Under the topic “Policy Dialogues in Sustainable Living“, he presented three factors which reshape our policy research landscape: austerity, sustainable development evolution and the overall complexity in the UK. He called for a timely translation of research and also noted that “the big picture framing in polities is not sustainable development; it is solely recovery from the happenings of 2008”. Christie summarised that there is a strong need to focus on opportunities which arise in between research and policy, and that we have to embrace them.
The fourth and final part of the SLRG event was then kicked off by Jonathan Tillson, head of sustainable development at Defra. He presented the department’s work on sustainable lifestyle initiatives and demonstrated the need for a strong linking between research and policy making, strategic investment and generating impact.
Tim Jackson wrapped up the conference, running through the day’s events in a comprehensive manner and linking them to the SLRG’s work. He finally called for the breaking of bad habits, which, however, is only possible in and with a good society.
The very last part of the event was a panel discussion about the foundations for sustainable living. Among the panellists were Helga Dittmar, Lee Davies from Defra, Prof Graham Smith from the University of Westminster and Mike Barry, director of sustainable business (Plan A) at Marks & Spencer.
Facilitated and led by Jackson, interesting discussions ensued. Barry described the future as a “continuous way” – a process or journey on which we need to take everybody. He continued by saying that we need to be exemplars for the aspiration of others, including the poorest who are trying to rise out of poverty. Dittmar concluded that materialism incorporates too much identity and that we need a more mindful consumer culture.
Will Self-Driving Cars Be Better for the Environment?
Technologists, engineers, lawmakers, and the general public have been excitedly debating about the merits of self-driving cars for the past several years, as companies like Waymo and Uber race to get the first fully autonomous vehicles on the market. Largely, the concerns have been about safety and ethics; is a self-driving car really capable of eliminating the human errors responsible for the majority of vehicular accidents? And if so, who’s responsible for programming life-or-death decisions, and who’s held liable in the event of an accident?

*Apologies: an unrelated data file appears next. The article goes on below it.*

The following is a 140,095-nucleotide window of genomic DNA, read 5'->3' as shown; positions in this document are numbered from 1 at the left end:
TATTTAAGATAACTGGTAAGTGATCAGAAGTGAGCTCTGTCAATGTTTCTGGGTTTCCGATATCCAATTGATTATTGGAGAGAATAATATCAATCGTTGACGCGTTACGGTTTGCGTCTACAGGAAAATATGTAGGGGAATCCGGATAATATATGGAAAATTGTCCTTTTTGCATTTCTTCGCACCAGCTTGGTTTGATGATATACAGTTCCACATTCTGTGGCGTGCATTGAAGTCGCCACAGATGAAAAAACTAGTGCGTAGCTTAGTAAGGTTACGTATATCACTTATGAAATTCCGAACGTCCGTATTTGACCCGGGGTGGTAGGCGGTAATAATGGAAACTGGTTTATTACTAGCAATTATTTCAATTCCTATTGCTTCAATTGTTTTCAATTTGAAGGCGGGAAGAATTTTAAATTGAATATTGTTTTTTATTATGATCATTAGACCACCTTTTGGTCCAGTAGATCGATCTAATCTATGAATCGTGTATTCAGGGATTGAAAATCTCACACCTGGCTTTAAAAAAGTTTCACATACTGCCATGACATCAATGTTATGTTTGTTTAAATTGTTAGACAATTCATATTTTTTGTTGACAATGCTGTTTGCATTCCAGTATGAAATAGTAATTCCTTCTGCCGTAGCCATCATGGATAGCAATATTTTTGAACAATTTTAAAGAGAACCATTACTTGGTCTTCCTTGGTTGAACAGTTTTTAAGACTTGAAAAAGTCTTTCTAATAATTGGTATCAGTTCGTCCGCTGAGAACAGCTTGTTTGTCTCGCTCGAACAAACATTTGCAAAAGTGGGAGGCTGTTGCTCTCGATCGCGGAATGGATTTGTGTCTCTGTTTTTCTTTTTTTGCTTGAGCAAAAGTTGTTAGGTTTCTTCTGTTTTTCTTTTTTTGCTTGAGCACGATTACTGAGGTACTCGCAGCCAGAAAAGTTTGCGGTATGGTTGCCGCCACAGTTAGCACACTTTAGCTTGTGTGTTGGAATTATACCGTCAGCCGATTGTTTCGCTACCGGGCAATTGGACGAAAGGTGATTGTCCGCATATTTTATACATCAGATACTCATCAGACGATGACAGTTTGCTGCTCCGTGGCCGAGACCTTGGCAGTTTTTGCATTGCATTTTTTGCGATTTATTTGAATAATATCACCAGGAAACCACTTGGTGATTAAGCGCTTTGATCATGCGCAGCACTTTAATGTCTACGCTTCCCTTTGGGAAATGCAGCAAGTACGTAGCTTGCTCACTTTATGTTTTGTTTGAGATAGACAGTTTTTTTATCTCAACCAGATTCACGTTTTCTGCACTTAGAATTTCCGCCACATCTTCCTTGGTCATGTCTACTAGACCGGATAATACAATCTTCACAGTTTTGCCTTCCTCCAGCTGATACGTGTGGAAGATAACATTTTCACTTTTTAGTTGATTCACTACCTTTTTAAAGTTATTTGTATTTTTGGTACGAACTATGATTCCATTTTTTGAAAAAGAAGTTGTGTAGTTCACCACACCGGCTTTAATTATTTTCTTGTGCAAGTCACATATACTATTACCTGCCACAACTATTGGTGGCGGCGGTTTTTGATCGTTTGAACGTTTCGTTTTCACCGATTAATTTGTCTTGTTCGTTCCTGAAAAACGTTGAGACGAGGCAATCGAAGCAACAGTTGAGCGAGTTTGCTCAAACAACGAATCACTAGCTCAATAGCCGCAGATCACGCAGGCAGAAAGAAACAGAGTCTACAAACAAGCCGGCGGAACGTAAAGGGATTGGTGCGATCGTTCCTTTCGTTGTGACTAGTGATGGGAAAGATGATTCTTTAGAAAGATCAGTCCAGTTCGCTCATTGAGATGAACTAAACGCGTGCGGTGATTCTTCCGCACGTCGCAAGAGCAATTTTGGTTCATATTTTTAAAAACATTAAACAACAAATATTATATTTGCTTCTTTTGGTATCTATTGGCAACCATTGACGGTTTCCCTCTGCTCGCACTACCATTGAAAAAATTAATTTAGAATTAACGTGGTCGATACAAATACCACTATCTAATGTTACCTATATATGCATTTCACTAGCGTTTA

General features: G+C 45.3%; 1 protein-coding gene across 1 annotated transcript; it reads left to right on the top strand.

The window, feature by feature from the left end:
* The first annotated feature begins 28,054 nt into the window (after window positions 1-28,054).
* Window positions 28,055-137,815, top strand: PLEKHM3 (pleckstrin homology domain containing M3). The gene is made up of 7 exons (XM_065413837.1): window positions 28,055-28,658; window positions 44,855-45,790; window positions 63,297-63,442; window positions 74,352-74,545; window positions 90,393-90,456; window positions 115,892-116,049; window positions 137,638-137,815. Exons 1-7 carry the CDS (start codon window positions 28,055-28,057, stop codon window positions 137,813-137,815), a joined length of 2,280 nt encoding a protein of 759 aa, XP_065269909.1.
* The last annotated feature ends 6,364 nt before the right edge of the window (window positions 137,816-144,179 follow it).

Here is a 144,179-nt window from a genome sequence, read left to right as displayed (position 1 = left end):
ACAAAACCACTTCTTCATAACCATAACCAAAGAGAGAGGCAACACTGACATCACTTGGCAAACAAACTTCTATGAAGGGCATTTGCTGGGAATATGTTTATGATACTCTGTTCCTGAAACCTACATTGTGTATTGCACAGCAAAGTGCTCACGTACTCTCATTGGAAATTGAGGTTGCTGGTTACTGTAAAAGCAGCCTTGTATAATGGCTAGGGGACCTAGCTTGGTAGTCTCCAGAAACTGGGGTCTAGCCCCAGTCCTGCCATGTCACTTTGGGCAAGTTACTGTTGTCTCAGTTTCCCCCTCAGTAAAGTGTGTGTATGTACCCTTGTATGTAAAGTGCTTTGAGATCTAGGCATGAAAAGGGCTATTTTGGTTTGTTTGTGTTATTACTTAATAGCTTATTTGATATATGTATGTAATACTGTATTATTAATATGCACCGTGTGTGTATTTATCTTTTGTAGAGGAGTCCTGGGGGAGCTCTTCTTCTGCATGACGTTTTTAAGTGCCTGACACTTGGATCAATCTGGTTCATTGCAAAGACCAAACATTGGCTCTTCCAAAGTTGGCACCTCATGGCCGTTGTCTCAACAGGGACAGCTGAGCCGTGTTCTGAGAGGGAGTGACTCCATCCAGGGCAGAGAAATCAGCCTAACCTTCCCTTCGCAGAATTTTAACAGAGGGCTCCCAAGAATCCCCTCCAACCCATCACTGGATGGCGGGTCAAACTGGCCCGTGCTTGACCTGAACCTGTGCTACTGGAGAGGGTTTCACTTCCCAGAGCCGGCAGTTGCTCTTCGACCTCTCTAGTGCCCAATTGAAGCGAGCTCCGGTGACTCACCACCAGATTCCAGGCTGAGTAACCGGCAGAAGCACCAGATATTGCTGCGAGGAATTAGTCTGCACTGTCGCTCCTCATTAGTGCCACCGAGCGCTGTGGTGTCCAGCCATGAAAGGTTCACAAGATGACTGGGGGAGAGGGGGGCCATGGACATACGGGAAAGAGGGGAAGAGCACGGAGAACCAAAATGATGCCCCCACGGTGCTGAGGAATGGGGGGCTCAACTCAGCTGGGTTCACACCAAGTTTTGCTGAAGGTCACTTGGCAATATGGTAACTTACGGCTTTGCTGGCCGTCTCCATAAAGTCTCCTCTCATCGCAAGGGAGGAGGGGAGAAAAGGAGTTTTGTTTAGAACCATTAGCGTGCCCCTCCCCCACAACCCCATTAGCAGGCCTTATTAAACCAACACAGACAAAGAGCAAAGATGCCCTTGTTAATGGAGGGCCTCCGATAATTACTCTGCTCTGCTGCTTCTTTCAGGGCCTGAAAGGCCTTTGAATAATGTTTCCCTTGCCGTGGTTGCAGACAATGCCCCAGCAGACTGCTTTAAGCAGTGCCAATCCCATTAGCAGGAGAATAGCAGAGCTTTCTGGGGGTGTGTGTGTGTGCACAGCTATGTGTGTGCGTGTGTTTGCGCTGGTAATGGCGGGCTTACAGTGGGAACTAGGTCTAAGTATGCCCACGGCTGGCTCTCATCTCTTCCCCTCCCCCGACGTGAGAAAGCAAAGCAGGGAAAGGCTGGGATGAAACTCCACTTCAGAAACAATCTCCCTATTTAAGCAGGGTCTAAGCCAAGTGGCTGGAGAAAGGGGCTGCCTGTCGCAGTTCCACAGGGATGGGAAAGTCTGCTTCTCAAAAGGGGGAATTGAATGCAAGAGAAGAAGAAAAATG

But while these questions continue being debated, protecting people on an individual level, it’s worth posing a different question: how will self-driving cars impact the environment?
The Big Picture
The Department of Energy attempted to answer this question in clear terms, using scientific research and existing data sets to project the short-term and long-term environmental impact that self-driving vehicles could have. Its findings? The emergence of self-driving vehicles could essentially go either way; it could reduce energy consumption in transportation by as much as 90 percent, or increase it by more than 200 percent.
That’s a margin of error so wide it might as well be a total guess, but there are too many unknown variables to form a solid conclusion. There are many ways autonomous vehicles could influence our energy consumption and environmental impact, and they could go well or poorly, depending on how they’re adopted.
One of the big selling points of autonomous vehicles is their capacity to reduce the total number of vehicles—and human drivers—on the road. If you’re able to carpool to work in a self-driving vehicle, or rely on autonomous public transportation, you’ll spend far less time, money, and energy on your own car. The convenience and efficiency of autonomous vehicles would therefore reduce the total miles driven, and significantly reduce carbon emissions.
There’s a flip side to this argument, however. If autonomous vehicles are far more convenient and less expensive than previous means of travel, it could be an incentive for people to travel more frequently, or drive to more destinations they’d otherwise avoid. In this case, the total miles driven could actually increase with the rise of self-driving cars.
As an added consideration, the increase or decrease in drivers on the road could result in more or fewer vehicle collisions, respectively—especially in the early days of autonomous vehicle adoption, when so many human drivers are still on the road. Car accident injury cases, therefore, would become far more complicated, and the roads could be temporarily less safe.
Deadheading is a term used in trucking and ridesharing to refer to miles driven with an empty load. Assume for a moment that there’s a fleet of self-driving vehicles available to pick people up and carry them to their destinations. It’s a convenient service, but by necessity, these vehicles will spend at least some of their time driving without passengers, whether it’s spent waiting to pick someone up or en route to their location. The increase in miles from deadheading could nullify the potential benefits of people driving fewer total miles, or add to the damage done by their increased mileage.
Make and Model of Car
Much will also depend on the types of cars equipped to be self-driving. For example, Waymo recently launched a wave of self-driving hybrid minivans, capable of getting far better mileage than a gas-only vehicle. If the majority of self-driving cars are electric or hybrids, the environmental impact will be much lower than if they’re converted from existing vehicles. Good emissions ratings are also important here.